All of this was on display Wednesday night in his inability to hold his own with someone he obviously considers his inferior.  He was embarrassed by someone who took the debate seriously and attended to the details of being prepared, while he expected, like some favored college athlete who is used to the professors covering for him, to just show up and get a passing grade.  Some remarked that it seemed during the debate as if it were a professor trying to educate a (slow) student on the basics of Econ101.  And the student was resentful of having to attend the class.

Political types had tried to downplay the potential impact of the Presidential debates on the race.  Saying that debates have had little impact on the outcome of an election, at least in the modern era.  That with the possible exception of Ronald Reagan's memorable quip about not making age an issue in the election, saying "I am not going to exploit, for political gain, my opponent's (Walter Mondale) youth and inexperience.", a reference to the idea that his age would be a detriment to being President.  They said that people just weren't that interested in the debate process.  With the performances of Messrs. Obama and Romney Wednesday night however, along with a record TV audience for the event, they may have to adjust their thinking.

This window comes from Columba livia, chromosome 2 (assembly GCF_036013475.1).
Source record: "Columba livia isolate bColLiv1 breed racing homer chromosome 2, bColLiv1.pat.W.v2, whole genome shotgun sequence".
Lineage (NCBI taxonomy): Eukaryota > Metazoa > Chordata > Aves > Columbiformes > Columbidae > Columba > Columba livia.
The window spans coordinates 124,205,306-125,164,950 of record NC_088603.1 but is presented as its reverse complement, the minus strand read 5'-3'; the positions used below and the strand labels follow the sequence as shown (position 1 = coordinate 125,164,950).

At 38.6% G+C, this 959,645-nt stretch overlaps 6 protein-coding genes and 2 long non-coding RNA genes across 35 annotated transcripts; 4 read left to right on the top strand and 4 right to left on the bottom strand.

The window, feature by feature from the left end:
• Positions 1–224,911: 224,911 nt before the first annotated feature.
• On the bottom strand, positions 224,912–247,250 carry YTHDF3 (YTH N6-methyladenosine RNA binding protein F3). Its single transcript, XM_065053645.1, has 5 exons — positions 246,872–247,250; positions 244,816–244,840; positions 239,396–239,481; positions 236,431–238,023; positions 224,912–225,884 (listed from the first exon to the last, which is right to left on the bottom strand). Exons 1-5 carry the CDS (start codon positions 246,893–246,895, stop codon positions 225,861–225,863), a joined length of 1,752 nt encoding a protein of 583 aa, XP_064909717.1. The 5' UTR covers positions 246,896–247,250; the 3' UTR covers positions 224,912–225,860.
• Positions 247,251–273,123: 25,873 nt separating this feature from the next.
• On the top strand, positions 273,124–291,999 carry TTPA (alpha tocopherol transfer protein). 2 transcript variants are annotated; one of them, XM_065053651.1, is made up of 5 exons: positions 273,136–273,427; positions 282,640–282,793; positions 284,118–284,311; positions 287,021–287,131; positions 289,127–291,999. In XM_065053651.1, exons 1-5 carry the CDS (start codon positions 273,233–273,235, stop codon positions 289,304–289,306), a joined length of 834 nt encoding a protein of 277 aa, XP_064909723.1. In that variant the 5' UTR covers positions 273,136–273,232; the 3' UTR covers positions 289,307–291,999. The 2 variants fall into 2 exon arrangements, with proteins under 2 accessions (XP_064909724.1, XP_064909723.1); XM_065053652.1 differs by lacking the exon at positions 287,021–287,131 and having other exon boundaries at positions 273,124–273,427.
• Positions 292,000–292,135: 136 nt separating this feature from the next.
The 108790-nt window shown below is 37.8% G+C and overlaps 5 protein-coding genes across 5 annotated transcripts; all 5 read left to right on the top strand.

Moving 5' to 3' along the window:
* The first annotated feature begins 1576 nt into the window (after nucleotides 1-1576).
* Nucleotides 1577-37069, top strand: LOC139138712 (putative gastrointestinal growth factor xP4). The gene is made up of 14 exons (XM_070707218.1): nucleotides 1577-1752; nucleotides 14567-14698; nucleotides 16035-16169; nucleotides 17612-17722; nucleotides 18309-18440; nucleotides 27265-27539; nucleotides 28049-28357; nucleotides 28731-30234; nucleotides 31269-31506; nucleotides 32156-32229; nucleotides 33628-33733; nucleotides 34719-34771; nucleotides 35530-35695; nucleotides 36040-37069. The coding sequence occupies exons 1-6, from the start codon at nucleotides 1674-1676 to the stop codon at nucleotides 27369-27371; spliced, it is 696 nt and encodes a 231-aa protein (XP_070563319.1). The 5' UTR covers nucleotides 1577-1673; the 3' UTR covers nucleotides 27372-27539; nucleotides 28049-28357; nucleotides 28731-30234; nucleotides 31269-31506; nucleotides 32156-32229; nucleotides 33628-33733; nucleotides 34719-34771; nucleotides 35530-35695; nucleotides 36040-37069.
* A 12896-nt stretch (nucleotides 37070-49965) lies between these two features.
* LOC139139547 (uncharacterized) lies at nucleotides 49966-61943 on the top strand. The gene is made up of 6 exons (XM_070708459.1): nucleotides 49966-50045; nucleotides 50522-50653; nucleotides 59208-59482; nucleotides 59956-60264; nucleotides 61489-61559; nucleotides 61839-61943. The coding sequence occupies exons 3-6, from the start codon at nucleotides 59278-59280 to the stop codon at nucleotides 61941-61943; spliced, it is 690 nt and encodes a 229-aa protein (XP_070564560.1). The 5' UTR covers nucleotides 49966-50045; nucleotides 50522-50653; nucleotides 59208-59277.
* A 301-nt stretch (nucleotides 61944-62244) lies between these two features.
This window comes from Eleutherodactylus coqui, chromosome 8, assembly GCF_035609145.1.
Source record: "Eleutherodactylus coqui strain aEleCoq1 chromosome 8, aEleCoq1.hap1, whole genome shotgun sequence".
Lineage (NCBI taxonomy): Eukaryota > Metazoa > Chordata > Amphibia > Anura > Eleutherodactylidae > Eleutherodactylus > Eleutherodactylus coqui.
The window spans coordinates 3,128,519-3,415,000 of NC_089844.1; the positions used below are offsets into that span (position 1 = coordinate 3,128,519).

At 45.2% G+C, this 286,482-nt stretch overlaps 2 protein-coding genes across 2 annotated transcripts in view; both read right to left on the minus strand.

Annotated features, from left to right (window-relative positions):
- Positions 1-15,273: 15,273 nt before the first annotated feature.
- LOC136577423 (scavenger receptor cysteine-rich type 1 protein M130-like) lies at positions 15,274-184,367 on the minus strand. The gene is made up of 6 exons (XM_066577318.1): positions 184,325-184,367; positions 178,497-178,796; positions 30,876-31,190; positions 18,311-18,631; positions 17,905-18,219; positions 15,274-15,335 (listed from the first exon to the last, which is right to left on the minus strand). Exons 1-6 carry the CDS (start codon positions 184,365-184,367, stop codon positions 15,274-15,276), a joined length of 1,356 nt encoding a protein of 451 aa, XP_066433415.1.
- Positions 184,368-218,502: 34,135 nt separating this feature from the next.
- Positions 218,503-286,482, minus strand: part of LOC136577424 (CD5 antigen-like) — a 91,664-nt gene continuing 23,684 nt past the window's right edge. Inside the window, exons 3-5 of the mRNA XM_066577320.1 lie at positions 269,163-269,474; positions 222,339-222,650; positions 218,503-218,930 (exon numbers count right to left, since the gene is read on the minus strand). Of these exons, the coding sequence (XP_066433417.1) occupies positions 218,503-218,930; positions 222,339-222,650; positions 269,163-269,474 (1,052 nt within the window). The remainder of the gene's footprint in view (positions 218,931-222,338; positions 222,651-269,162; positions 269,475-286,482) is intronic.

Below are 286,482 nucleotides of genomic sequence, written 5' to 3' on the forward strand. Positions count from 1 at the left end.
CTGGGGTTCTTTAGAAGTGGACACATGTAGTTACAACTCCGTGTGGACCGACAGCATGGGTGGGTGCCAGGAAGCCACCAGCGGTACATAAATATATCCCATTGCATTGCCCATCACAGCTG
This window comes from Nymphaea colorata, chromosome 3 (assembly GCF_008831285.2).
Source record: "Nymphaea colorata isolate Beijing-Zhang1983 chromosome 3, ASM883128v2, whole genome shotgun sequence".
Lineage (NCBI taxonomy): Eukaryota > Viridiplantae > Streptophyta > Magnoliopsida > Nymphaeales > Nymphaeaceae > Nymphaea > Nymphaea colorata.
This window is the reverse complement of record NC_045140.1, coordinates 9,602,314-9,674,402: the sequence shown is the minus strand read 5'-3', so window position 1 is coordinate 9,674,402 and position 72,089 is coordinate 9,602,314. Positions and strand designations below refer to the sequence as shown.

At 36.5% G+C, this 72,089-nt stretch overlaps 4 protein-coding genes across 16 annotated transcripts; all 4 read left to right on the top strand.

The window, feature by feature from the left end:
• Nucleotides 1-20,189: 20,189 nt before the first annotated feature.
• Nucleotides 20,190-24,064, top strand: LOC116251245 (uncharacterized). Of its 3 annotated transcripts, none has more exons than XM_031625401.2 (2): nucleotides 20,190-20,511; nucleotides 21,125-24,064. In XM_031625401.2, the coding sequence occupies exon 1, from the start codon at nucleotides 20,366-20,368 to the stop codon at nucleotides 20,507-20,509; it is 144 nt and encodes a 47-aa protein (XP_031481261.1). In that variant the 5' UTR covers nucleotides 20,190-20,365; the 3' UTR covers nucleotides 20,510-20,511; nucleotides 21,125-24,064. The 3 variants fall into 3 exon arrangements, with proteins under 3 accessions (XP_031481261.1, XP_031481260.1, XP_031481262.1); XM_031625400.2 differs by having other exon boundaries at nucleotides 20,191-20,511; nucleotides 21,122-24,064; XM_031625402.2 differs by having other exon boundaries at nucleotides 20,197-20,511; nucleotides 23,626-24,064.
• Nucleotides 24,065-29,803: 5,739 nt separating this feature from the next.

The race is sure to tighten up and the public's interest in the next 2 Presidential debates, not to mention the upcoming Vice-Presidential debate between Joe Biden and Paul Ryan, has been well whetted, guaranteeing a large TV audience and thus magnifying the importance of putting in a positive performance, as well as the consequences of coming off poorly.

Just to make sure I wasn't being influenced by those who were predisposed to see Mr. Romney in a positive light, I spent some little time after the debate tuned to some of the liberal talk stations on my satellite radio.  I must say, the opinions expressed were little different, concerning the President's performance.  Doom and gloom lay heavy on the liberal landscape that night.  It was (if you were inclined to see humor in the disappointment of others and enjoyed seeing the pompous have the air let out of their collective rally balloons [guilty]) amusingly entertaining.  The best comment I heard before I tuned back to the classic rock station (I had to, I couldn't see for the tears in my eyes) came from one listener who claimed that the unusually bold, vibrant performance put on by Gov. Romney was the result of "all the cocaine and speed he did backstage before he came on."  Close behind that was the comment by former Vice-President Albert Gore, Jr. on his network, CurrentTV.  In an attempt to explain Mr. Obama's poor performance, Al Gore suggested that the high altitude had something to do with it.  I guess it was either that or global warming, eh Al?

The question now is, just how ugly is it going to get, now that Obama and Co. have had their noses bloodied?  We may need to get some of the replacement refs from the NFL to throw some flags for unnecessary roughness before we're done.

Get yer drinks handy and pop the popcorn, ladies and gentlemen.  I have a feeling this is only going to get better and better (or worse and worse, depending on your viewpoint) over the next month.